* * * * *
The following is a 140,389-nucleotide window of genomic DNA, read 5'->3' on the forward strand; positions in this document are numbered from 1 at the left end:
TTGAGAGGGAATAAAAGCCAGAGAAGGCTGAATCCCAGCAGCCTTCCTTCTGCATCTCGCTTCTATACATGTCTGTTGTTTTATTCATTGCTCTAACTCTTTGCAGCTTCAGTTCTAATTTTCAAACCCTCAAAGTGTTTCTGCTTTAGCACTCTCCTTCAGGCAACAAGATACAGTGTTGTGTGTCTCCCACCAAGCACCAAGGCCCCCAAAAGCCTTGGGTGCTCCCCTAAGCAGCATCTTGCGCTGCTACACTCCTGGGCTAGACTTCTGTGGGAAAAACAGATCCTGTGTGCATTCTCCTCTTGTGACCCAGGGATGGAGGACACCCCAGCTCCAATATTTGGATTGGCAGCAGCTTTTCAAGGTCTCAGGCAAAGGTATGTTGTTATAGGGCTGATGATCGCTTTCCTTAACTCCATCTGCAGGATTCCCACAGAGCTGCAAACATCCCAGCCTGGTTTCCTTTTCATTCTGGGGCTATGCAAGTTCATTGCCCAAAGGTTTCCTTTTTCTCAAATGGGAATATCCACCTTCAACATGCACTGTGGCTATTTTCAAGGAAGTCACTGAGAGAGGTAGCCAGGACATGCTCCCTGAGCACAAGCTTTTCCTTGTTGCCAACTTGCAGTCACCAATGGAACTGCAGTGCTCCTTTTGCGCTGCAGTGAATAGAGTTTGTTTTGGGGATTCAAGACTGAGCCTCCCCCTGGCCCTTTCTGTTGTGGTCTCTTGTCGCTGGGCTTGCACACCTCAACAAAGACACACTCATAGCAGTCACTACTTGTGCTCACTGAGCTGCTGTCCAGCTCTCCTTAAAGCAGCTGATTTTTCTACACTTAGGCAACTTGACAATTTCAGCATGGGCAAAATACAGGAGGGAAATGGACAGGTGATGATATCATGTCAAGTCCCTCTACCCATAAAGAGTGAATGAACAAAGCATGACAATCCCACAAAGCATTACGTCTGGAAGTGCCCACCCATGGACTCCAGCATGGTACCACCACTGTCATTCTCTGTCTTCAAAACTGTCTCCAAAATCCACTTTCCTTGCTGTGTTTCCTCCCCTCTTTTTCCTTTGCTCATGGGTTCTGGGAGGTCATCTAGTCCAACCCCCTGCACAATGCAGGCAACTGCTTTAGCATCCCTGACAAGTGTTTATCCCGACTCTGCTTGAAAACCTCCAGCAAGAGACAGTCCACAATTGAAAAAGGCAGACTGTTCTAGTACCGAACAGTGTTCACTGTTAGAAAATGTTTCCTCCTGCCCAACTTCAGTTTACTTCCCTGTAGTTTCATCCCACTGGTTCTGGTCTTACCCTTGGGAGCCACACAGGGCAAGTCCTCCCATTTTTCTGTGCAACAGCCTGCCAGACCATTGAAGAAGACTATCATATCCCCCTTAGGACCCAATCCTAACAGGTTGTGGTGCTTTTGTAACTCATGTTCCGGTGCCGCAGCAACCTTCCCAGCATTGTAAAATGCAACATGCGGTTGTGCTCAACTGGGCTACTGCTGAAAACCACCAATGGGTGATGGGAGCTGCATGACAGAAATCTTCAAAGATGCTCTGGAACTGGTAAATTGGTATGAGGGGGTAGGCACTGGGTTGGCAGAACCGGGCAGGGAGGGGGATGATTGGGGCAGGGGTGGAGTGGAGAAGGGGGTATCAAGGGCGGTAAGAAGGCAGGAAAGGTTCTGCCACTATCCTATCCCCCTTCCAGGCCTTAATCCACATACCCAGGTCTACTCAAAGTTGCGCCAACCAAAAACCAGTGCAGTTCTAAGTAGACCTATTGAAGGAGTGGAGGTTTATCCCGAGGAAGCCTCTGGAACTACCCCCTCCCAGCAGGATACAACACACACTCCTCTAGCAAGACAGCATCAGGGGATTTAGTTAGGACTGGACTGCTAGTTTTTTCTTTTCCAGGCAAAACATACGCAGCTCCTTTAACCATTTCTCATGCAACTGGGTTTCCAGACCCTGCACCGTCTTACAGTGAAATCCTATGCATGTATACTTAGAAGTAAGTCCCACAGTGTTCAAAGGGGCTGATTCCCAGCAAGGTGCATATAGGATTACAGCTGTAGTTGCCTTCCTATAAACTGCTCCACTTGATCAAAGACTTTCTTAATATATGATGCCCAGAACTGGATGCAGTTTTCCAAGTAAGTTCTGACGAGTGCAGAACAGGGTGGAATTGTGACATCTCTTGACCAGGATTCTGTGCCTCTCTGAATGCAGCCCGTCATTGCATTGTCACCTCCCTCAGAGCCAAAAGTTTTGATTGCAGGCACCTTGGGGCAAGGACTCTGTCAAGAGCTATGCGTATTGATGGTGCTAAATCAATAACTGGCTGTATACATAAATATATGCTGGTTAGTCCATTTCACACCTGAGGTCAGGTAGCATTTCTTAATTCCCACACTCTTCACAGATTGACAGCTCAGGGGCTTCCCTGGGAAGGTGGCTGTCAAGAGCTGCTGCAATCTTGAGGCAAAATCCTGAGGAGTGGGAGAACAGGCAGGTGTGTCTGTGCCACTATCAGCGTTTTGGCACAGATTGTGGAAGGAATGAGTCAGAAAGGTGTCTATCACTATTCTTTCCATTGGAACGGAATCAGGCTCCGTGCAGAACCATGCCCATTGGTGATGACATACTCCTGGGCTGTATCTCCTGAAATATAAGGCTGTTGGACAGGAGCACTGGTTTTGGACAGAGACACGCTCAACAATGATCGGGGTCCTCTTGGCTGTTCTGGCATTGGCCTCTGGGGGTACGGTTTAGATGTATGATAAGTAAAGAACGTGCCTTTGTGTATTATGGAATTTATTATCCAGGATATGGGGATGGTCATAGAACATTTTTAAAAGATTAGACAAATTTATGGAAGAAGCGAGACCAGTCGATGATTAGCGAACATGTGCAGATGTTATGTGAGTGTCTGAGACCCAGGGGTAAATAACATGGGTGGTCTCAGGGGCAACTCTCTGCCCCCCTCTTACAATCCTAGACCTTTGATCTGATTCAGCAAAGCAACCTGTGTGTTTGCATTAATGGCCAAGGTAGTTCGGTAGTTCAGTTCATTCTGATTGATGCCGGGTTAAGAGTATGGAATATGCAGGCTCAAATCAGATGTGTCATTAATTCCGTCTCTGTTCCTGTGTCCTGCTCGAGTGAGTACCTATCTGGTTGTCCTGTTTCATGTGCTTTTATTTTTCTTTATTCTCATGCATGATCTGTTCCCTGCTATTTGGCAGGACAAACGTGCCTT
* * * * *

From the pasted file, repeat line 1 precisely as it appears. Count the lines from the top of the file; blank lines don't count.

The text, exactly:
The following is a 140,389-nucleotide window of genomic DNA, read 5'->3' on the forward strand; positions in this document are numbered from 1 at the left end: